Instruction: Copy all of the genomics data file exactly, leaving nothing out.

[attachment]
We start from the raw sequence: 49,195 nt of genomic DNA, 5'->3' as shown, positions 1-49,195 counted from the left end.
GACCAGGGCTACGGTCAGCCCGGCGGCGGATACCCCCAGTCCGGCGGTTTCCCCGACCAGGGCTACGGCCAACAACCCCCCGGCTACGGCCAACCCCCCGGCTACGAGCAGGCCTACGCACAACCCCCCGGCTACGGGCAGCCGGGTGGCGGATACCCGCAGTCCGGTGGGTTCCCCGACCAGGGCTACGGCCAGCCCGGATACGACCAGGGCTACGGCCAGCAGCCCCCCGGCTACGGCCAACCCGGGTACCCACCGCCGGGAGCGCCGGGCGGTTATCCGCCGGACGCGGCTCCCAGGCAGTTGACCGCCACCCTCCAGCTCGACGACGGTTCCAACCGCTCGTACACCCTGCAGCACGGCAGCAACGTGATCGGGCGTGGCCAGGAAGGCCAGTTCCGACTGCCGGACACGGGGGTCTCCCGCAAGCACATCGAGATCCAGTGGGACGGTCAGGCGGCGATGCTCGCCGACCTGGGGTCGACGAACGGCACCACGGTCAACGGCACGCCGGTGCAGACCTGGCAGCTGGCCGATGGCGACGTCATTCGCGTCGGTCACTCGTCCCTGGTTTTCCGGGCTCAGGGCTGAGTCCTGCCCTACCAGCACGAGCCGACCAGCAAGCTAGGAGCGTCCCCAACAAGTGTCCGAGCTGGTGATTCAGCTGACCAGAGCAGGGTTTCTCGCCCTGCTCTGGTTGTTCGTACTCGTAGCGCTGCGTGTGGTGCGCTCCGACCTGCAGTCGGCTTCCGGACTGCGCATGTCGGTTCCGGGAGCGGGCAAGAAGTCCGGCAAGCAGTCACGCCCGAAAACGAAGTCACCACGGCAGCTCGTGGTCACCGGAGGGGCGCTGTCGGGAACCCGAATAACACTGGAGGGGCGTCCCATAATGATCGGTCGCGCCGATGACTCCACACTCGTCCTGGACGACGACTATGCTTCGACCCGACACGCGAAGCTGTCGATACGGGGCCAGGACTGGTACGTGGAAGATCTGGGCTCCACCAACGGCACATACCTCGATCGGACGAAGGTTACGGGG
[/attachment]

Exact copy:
We start from the raw sequence: 49,195 nt of genomic DNA, 5'->3' as shown, positions 1-49,195 counted from the left end.
GACCAGGGCTACGGTCAGCCCGGCGGCGGATACCCCCAGTCCGGCGGTTTCCCCGACCAGGGCTACGGCCAACAACCCCCCGGCTACGGCCAACCCCCCGGCTACGAGCAGGCCTACGCACAACCCCCCGGCTACGGGCAGCCGGGTGGCGGATACCCGCAGTCCGGTGGGTTCCCCGACCAGGGCTACGGCCAGCCCGGATACGACCAGGGCTACGGCCAGCAGCCCCCCGGCTACGGCCAACCCGGGTACCCACCGCCGGGAGCGCCGGGCGGTTATCCGCCGGACGCGGCTCCCAGGCAGTTGACCGCCACCCTCCAGCTCGACGACGGTTCCAACCGCTCGTACACCCTGCAGCACGGCAGCAACGTGATCGGGCGTGGCCAGGAAGGCCAGTTCCGACTGCCGGACACGGGGGTCTCCCGCAAGCACATCGAGATCCAGTGGGACGGTCAGGCGGCGATGCTCGCCGACCTGGGGTCGACGAACGGCACCACGGTCAACGGCACGCCGGTGCAGACCTGGCAGCTGGCCGATGGCGACGTCATTCGCGTCGGTCACTCGTCCCTGGTTTTCCGGGCTCAGGGCTGAGTCCTGCCCTACCAGCACGAGCCGACCAGCAAGCTAGGAGCGTCCCCAACAAGTGTCCGAGCTGGTGATTCAGCTGACCAGAGCAGGGTTTCTCGCCCTGCTCTGGTTGTTCGTACTCGTAGCGCTGCGTGTGGTGCGCTCCGACCTGCAGTCGGCTTCCGGACTGCGCATGTCGGTTCCGGGAGCGGGCAAGAAGTCCGGCAAGCAGTCACGCCCGAAAACGAAGTCACCACGGCAGCTCGTGGTCACCGGAGGGGCGCTGTCGGGAACCCGAATAACACTGGAGGGGCGTCCCATAATGATCGGTCGCGCCGATGACTCCACACTCGTCCTGGACGACGACTATGCTTCGACCCGACACGCGAAGCTGTCGATACGGGGCCAGGACTGGTACGTGGAAGATCTGGGCTCCACCAACGGCACATACCTCGATCGGACGAAGGTTACGGGG